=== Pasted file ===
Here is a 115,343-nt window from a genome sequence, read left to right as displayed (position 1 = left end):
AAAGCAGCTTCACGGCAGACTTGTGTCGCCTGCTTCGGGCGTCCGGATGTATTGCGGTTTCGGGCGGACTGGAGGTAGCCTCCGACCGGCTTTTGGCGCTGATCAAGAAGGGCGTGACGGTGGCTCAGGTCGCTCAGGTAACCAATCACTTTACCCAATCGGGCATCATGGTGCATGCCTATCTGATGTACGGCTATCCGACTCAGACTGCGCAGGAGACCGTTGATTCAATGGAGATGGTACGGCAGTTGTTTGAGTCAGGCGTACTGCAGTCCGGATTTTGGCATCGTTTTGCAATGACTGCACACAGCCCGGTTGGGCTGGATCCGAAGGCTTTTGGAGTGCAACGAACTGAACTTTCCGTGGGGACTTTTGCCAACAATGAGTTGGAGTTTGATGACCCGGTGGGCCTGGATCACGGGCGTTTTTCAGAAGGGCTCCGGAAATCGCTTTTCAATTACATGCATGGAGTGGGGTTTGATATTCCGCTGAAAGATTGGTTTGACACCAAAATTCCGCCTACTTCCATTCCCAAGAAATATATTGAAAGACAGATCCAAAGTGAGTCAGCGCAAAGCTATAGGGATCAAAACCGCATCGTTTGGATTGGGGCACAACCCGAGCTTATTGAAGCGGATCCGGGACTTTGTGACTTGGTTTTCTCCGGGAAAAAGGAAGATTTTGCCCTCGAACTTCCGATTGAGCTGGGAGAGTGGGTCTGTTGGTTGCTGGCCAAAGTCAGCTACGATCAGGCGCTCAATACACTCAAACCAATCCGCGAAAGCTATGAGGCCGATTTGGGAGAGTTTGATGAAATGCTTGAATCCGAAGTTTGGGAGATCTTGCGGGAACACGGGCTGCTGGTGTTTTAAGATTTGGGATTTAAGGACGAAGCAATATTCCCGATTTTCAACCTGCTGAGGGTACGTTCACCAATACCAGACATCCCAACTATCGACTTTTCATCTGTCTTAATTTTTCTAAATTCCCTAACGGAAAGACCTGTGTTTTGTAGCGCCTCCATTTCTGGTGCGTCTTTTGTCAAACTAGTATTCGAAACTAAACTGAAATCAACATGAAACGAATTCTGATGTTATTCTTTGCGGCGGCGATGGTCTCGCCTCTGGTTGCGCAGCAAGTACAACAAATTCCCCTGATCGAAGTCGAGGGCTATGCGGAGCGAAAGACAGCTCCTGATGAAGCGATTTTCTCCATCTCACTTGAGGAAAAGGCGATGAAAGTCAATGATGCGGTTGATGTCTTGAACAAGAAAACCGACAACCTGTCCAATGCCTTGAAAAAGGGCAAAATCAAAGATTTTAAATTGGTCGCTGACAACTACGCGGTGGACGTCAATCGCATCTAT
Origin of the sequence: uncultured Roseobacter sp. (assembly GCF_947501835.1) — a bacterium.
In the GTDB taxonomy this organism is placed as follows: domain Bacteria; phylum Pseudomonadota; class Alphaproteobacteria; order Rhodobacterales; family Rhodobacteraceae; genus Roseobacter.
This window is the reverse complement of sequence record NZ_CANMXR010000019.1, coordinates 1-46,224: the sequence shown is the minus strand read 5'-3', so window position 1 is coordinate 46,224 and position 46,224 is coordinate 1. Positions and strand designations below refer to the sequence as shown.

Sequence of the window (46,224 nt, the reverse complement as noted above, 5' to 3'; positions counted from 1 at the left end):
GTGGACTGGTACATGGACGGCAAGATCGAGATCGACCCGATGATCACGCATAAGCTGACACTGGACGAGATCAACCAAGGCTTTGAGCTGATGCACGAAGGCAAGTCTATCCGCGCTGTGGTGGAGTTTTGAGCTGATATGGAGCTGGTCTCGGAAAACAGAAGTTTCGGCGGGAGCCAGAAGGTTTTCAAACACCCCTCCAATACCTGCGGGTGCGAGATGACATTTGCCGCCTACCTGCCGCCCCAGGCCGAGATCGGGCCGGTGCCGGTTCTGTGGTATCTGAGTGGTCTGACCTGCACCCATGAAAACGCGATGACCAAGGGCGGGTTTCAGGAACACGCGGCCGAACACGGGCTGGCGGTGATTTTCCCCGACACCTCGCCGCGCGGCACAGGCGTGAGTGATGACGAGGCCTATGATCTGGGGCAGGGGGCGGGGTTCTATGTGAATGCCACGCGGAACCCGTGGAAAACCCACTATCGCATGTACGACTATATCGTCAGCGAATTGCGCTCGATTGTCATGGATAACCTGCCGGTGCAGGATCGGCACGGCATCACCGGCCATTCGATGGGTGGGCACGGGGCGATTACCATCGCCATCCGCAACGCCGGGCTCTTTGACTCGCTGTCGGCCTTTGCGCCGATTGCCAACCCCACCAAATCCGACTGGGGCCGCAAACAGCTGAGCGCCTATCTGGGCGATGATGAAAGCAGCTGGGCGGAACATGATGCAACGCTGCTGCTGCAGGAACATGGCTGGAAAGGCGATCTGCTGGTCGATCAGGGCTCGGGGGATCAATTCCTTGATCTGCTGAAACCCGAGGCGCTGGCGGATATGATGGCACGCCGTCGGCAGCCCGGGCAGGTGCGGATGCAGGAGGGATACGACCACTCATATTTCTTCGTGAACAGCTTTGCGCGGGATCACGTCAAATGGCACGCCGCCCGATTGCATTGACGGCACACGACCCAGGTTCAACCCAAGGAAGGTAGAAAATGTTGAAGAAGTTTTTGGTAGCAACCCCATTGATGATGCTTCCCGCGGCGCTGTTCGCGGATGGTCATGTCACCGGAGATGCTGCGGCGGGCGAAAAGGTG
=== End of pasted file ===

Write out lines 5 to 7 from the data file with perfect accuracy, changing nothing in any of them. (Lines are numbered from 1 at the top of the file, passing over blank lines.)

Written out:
This window is the reverse complement of sequence record NZ_CANMXR010000019.1, coordinates 1-46,224: the sequence shown is the minus strand read 5'-3', so window position 1 is coordinate 46,224 and position 46,224 is coordinate 1. Positions and strand designations below refer to the sequence as shown.

Sequence of the window (46,224 nt, the reverse complement as noted above, 5' to 3'; positions counted from 1 at the left end):
GTGGACTGGTACATGGACGGCAAGATCGAGATCGACCCGATGATCACGCATAAGCTGACACTGGACGAGATCAACCAAGGCTTTGAGCTGATGCACGAAGGCAAGTCTATCCGCGCTGTGGTGGAGTTTTGAGCTGATATGGAGCTGGTCTCGGAAAACAGAAGTTTCGGCGGGAGCCAGAAGGTTTTCAAACACCCCTCCAATACCTGCGGGTGCGAGATGACATTTGCCGCCTACCTGCCGCCCCAGGCCGAGATCGGGCCGGTGCCGGTTCTGTGGTATCTGAGTGGTCTGACCTGCACCCATGAAAACGCGATGACCAAGGGCGGGTTTCAGGAACACGCGGCCGAACACGGGCTGGCGGTGATTTTCCCCGACACCTCGCCGCGCGGCACAGGCGTGAGTGATGACGAGGCCTATGATCTGGGGCAGGGGGCGGGGTTCTATGTGAATGCCACGCGGAACCCGTGGAAAACCCACTATCGCATGTACGACTATATCGTCAGCGAATTGCGCTCGATTGTCATGGATAACCTGCCGGTGCAGGATCGGCACGGCATCACCGGCCATTCGATGGGTGGGCACGGGGCGATTACCATCGCCATCCGCAACGCCGGGCTCTTTGACTCGCTGTCGGCCTTTGCGCCGATTGCCAACCCCACCAAATCCGACTGGGGCCGCAAACAGCTGAGCGCCTATCTGGGCGATGATGAAAGCAGCTGGGCGGAACATGATGCAACGCTGCTGCTGCAGGAACATGGCTGGAAAGGCGATCTGCTGGTCGATCAGGGCTCGGGGGATCAATTCCTTGATCTGCTGAAACCCGAGGCGCTGGCGGATATGATGGCACGCCGTCGGCAGCCCGGGCAGGTGCGGATGCAGGAGGGATACGACCACTCATATTTCTTCGTGAACAGCTTTGCGCGGGATCACGTCAAATGGCACGCCGCCCGATTGCATTGACGGCACACGACCCAGGTTCAACCCAAGGAAGGTAGAAAATGTTGAAGAAGTTTTTGGTAGCAACCCCATTGATGATGCTTCCCGCGGCGCTGTTCGCGGATGGTCATGTCACCGGAGATGCTGCGGCGGGCGAAAAGGTG